}
                }
            }
        }
    }

    private fun timerThatEmitsEverySecond(): Flow<Int> = flow {
        var timeElapsed = 0
        while (isActive) {  // is Flow still active?
            delay(1_000)     // wait 1 second
            timeElapsed++
            emit(timeElapsed) // Flow Emits value
        }
    }
}

Let’s look at the source code above step by step. What is new is that Error state contains now an additional field countdown : Int which we set on transitioning from Loading to Error(countdown = 3) (means 3 seconds left on the countdown clock).

We extend inState<Error> { ... } block and add collectWhileInState(timer) block. timer is a Flow<Int> that emits a new (incremented) number every second. collectWhileInState(timer) internally calls .collect {...} on the flow passed as first parameter (in our case the timer). The second parameter is the a block with the parameters timerValue : Int and State<Error>.

In other words: instead of calling timer.collect { ... } directly you call collectWhileInState(timer) { ... } to collect the Flow. FlowRedux then takes care of canceling the flow once the surrounding inState{ ... } condition doesn’t hold anymore. In our case, the timer is automatically canceled once the state machine transitions from Error state into another state. This happens either when the user clicks on the retry button and which triggers on<RetryLoadingAction> which causes a state transition to Loading or when 3 seconds have elapsed (inside collectWhileInState(timer)).

Effects

If you don’t want to change the state but do some work without changing the state i.e. logging, triggering google analytics or trigger navigation then Effects are what you are looking for.

The following counterparts to on<Action>, onEnter and collectWhileInState exists:

  • onActionEffect<Action>: Like on<Action> this triggers whenever the described Action is dispatched.
  • onEnterEffect: Like onEnter this triggers whenever you enter the state.
  • collectWhileInStateEffect: Like collectWhileInState this is used to collect a Flow.

Effects behave the same way as their counterparts. For example cancelation etc. works just the same way as described in the section of on<Action>, onEnter and collectWhileInState.Effects

Usage:

class ItemListStateMachine : FlowReduxStateMachine<ListState, Action>(initialState = Loading) {

    init {
        spec {
            inState<Error> {
               onEnterEffect { stateSnapshot : Error ->
                   logMessage("Did enter $stateSnapshot") // note there is no state change
               }

               onActionEffect<RetryLoadingAction> { action : RetryLoadingAction, stateSnapshot : Error ->
                    analyticsTracker.track(ButtonClickedEvent()) // note there is no state change
               }

                val someFolow : Flow<String> = ... 
                collectWhileInStateEffect(someFlow) {value : String , stateSnapshot : Error ->
                    logMessage("Collected $value from flow while in state $stateSnapshot") // note there is no state change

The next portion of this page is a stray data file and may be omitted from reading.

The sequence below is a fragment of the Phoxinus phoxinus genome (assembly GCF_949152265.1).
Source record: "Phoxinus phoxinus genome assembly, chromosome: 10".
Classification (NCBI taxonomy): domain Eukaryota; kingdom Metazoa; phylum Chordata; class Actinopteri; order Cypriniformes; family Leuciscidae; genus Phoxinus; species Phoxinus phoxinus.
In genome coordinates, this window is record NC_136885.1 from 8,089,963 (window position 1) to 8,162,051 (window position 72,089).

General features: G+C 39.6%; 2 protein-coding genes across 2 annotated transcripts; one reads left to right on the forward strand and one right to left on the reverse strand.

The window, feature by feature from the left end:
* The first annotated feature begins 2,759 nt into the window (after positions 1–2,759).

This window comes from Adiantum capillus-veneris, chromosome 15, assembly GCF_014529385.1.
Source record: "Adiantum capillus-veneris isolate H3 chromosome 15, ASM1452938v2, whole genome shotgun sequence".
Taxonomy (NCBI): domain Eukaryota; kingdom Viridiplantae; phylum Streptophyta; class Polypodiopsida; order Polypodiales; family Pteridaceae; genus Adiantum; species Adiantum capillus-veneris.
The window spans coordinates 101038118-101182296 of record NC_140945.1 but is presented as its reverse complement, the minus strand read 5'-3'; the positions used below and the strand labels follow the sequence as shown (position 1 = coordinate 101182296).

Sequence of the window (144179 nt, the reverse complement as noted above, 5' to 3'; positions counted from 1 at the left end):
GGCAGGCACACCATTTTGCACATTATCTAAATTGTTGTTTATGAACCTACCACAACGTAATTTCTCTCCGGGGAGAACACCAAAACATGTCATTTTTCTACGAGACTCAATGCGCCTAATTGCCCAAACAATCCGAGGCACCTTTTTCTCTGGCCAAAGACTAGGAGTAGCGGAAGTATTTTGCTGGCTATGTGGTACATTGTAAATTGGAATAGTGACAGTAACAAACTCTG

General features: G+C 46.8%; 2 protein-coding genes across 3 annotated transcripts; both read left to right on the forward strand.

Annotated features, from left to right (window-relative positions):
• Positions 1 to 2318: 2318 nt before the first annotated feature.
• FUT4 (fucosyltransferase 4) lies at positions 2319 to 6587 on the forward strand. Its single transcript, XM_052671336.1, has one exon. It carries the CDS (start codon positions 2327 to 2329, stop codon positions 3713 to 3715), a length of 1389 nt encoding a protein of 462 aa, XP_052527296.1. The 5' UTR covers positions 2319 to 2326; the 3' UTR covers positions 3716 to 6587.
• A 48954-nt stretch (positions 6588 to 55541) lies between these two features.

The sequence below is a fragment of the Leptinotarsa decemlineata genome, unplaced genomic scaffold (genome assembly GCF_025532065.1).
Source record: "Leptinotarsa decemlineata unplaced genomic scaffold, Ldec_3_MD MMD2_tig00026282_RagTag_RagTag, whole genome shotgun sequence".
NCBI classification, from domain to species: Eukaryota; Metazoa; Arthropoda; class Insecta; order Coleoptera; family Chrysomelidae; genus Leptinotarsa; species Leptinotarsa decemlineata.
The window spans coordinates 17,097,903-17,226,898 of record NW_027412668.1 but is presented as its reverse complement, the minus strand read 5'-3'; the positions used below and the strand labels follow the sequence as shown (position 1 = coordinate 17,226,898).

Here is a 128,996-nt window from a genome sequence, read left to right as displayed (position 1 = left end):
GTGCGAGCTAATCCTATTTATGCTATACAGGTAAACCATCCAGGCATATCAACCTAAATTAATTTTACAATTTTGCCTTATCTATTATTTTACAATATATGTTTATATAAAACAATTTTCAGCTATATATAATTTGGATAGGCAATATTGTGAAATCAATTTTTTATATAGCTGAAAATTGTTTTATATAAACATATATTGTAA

}
            }

        }
    }
}

Custom condition for inState

We already covered inState<State> that builds upon the recommended best practice that every State of your state machine is expressed us it’s own type in Kotlin.

Sometimes, however, you need a bit more flexibility than just relaying on types to model state. For that use case you can use inStateWithCondition(isInState: (State) -> Boolean).

Example: One could have also modeled the state for our ItemListStateMachine as the following:

// TO MODEL YOUR STATE LIKE THIS IS NOT BEST PRACTICE! 
// In a real world example we recommend using sealed class instead.
data class ListState(
    val loading: Boolean, // true means loading, false means not loading
    val items: List<Items>, // empty list if no items loaded yet
    val error: Throwable?, // if not null we are in error state
    val errorCountDown: Int? // the seconds for the error countdown
)

AGAIN, the example shown above is not the recommended way. We strongly recommend to use sealed classes instead to model state as shown at the beginning of this document.

We just do this for demo purpose to demonstrate a way how to customize inState. Given the state from above, what we can do now with our DSL is the following:

class ItemListStateMachine(
    private val httpClient: HttpClient
) : FlowReduxStateMachine<ListState, Action>(
    initialState = State(
        loading = true,
        items = emptyList(),
        error = null,
        errorCountDown = null
    )
) {

    init {
        spec {
            inStateWithCondition(isInState = { state -> state.loading == true }) {
                onEnter { state: State<ListState> ->
                    // we entered the Loading, so let's do the http request
                    try {
                        val items = httpClient.loadItems()
                        state.mutate {
                            this.copy(loading = false, items = items, error = null, errorCountdown = null)
                        }